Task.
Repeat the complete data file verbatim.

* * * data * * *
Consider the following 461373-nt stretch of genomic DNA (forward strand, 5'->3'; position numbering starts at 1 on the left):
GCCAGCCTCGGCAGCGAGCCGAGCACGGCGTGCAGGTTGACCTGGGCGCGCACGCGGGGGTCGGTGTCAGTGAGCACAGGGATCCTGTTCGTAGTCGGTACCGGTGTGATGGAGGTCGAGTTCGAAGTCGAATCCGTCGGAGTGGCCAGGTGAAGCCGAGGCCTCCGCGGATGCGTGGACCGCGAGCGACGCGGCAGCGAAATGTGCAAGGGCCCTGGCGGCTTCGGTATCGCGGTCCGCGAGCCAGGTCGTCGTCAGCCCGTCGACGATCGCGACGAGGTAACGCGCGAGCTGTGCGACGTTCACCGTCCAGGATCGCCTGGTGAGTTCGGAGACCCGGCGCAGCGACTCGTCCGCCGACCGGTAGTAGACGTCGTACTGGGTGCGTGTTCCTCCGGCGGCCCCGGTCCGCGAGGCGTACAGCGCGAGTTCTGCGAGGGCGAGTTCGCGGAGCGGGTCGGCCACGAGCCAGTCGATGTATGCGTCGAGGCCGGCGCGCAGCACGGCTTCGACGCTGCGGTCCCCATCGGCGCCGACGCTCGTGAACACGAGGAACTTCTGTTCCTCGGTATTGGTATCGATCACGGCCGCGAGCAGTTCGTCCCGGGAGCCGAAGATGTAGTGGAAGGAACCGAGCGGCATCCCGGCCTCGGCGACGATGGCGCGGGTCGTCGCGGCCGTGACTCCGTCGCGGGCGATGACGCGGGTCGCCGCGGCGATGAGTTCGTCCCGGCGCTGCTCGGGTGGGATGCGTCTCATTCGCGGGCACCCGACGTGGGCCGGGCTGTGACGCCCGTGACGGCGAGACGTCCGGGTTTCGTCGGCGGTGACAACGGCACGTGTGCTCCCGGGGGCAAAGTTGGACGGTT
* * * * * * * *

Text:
Consider the following 461373-nt stretch of genomic DNA (forward strand, 5'->3'; position numbering starts at 1 on the left):
GCCAGCCTCGGCAGCGAGCCGAGCACGGCGTGCAGGTTGACCTGGGCGCGCACGCGGGGGTCGGTGTCAGTGAGCACAGGGATCCTGTTCGTAGTCGGTACCGGTGTGATGGAGGTCGAGTTCGAAGTCGAATCCGTCGGAGTGGCCAGGTGAAGCCGAGGCCTCCGCGGATGCGTGGACCGCGAGCGACGCGGCAGCGAAATGTGCAAGGGCCCTGGCGGCTTCGGTATCGCGGTCCGCGAGCCAGGTCGTCGTCAGCCCGTCGACGATCGCGACGAGGTAACGCGCGAGCTGTGCGACGTTCACCGTCCAGGATCGCCTGGTGAGTTCGGAGACCCGGCGCAGCGACTCGTCCGCCGACCGGTAGTAGACGTCGTACTGGGTGCGTGTTCCTCCGGCGGCCCCGGTCCGCGAGGCGTACAGCGCGAGTTCTGCGAGGGCGAGTTCGCGGAGCGGGTCGGCCACGAGCCAGTCGATGTATGCGTCGAGGCCGGCGCGCAGCACGGCTTCGACGCTGCGGTCCCCATCGGCGCCGACGCTCGTGAACACGAGGAACTTCTGTTCCTCGGTATTGGTATCGATCACGGCCGCGAGCAGTTCGTCCCGGGAGCCGAAGATGTAGTGGAAGGAACCGAGCGGCATCCCGGCCTCGGCGACGATGGCGCGGGTCGTCGCGGCCGTGACTCCGTCGCGGGCGATGACGCGGGTCGCCGCGGCGATGAGTTCGTCCCGGCGCTGCTCGGGTGGGATGCGTCTCATTCGCGGGCACCCGACGTGGGCCGGGCTGTGACGCCCGTGACGGCGAGACGTCCGGGTTTCGTCGGCGGTGACAACGGCACGTGTGCTCCCGGGGGCAAAGTTGGACGGTT